Image: Bloomberg News
Image: Bloomberg News

The SEC charged a Rhode Island economic development corporation, its underwriter Wells Fargo, and three persons associated with $75 million of 2010 bonds for a startup video game company with defrauding investors by not revealing the complete financial status of the company or the extent of the compensation arrangement with the underwriter.

The commission also settled related charges against First Southwest, the agency's financial advisor at the time, for failing to document its advisory relationship with the agency for seven months. First Southwest, without admitting or denying the findings, agreed to disgorge $120,000 of ill-gotten gains plus pay prejudgment interest of $22,400 as part of the settlement.

The SEC this week filed its complaint alleging fraudulent disclosures related to privately-placed bonds for the now-bankrupt video game company 38 Studios in a federal district court in Providence, R.I. The complaint names the Rhode Island Economic Development Corp., now called the Rhode Island Commerce Corp., Charlotte-based underwriter Wells Fargo Securities, as well as Peter Cannava, who the SEC said was Wells Fargo's lead banker on the deal. The litigation against the parties is ongoing with the SEC seeking injunctions against future violations and civil penalties of unspecified amounts for each defendant.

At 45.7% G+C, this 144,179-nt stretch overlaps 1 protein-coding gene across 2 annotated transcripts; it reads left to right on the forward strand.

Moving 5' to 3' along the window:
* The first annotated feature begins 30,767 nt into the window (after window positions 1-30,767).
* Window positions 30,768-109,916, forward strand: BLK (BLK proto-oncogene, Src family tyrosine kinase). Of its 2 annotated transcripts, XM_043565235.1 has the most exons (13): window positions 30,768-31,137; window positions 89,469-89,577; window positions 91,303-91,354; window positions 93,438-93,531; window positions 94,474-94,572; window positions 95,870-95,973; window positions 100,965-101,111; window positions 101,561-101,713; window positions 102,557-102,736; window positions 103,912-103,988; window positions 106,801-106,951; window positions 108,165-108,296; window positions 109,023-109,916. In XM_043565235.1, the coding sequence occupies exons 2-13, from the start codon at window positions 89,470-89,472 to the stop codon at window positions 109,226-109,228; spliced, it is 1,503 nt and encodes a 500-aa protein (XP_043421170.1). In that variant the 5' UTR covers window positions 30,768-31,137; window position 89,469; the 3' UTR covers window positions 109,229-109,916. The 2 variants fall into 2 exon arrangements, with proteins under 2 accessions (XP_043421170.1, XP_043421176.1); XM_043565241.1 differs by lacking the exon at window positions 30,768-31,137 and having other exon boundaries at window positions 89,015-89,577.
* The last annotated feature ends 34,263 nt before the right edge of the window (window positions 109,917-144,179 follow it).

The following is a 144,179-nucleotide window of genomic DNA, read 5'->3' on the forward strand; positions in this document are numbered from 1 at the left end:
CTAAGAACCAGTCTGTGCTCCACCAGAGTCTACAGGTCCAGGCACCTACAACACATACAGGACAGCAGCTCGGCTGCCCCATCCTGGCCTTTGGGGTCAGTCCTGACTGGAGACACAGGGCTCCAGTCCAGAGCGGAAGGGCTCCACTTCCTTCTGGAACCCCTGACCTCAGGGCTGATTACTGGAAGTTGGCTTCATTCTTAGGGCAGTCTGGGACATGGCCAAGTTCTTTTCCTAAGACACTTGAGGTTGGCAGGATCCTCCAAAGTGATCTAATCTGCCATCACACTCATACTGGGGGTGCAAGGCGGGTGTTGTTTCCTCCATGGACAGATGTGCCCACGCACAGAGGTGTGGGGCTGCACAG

Gabriel Boehmer, a spokesperson for the firm, said Wells Fargo disputes the SEC's allegations in connection with the placement of the municipal bonds and will respond to the specific allegations in the complaint in court.

Two other individuals, former RIEDC executive director Keith Stokes and former RIEDC deputy director James Michael Saul, already settled charges and agreed to each pay $25,000 without admitting or denying the allegations that they were responsible for the RIEDC not making complete and truthful disclosures in the bond placement memo -- the key disclosure document for potential investors. The two former RIEDC executives are also barred from participating in future muni offerings.


The charges stem from the $75 million of muni bonds that the RIEDC privately placed in November 2010 to help finance a project being developed by 38 Studios, whose board chair and majority shareholder was former baseball player Curt Schilling. The funding for the project was part of a Rhode Island program intended to spur economic development and promote job growth. The RIEDC loaned 38 Studios $50 million in bond proceeds and used the remaining funds to pay related bond offering expenses and establish a reserve fund and a capitalized interest fund.

The loan was meant to be repaid with revenues 38 Studios generated from a multi-player video game project code-named Project Copernicus. However, the bond placement memo failed to disclose to investors that Massachusetts-based 38 Studios needed at least $75 million to produce the game and even more money to relocate to Rhode Island. The video game company did not obtain the extra financing and eventually defaulted on its loan in 2012.